Inside a Research Triangle building, natural disasters are created un-naturally. Requirements for phone-related equipment, called Network Equipment Building System, make telephone service very reliable.
Underwriters Laboratories tests for everything from airborne contaminants to earthquakes up to seven on the Richter scale.
"If the frame were to deflect more than 3 inches, potentially it could hit other equipment," an employee says as a machine tests a piece of equipment's ability to stand up to an earthquake.
Testing electronic gear like this gives some assurance the phone systems will work when telecommunications are critical.
"The big telephone companies take a lot of pride in having their products withstand almost any event, natural disasters, things like that," says engineering consultant Rob Glenn.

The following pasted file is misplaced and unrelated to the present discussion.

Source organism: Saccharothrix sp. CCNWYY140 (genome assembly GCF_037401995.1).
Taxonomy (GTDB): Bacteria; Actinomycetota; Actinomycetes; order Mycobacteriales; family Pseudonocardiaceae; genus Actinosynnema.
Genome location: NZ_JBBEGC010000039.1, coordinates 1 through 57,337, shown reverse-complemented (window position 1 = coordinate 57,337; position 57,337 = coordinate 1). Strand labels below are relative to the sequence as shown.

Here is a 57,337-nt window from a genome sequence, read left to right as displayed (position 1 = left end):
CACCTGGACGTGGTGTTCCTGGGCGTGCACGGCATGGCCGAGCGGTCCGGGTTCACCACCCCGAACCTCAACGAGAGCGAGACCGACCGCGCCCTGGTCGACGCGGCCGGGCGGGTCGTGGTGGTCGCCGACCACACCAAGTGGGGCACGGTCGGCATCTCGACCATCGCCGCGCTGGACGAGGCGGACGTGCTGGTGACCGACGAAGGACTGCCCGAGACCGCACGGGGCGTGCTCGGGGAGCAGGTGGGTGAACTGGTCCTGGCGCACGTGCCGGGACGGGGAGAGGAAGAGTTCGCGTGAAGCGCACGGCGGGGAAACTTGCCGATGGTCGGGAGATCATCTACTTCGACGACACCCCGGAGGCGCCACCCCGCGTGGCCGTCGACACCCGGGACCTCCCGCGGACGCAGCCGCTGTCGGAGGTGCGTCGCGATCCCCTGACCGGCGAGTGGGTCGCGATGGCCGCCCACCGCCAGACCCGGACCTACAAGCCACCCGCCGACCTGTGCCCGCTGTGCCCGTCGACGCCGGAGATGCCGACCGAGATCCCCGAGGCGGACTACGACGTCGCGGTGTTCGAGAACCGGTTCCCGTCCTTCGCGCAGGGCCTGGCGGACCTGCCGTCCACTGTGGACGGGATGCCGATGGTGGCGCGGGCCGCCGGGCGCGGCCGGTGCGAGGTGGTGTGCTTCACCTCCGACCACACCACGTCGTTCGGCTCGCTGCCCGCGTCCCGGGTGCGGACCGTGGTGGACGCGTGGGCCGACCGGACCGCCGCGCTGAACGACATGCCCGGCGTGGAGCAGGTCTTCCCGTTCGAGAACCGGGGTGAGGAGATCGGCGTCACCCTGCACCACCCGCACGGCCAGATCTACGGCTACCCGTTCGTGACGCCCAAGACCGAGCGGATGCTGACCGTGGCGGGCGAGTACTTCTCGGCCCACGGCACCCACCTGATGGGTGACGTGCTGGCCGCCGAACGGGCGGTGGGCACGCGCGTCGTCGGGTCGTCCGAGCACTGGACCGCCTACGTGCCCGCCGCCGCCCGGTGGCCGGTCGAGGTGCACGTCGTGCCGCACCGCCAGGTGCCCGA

Things like operating in rare, high altitude air in the freezing temperatures of the Arctic, or the heat of deserts.
There is good reason for UL to put this special lab at its RTP site.
"Nortel, Cisco, Siemens, Ericsson, Alcatel, Tekelec; they're all within a 50-mile radius," says team leader Arnold Sheldon.
Proper packaging is tested by dropping it using a special machine. A vibration table checks to see how equipment stands up to being moved in a truck or train.
UL does not certify equipment; it simply passes along results to the manufacturer. And it is all done so you can "pick up the phone" when times are bad.
The Underwriter's Laboratory in RTP is one of five in the U.S. The company tests more than 18,000 products each year.
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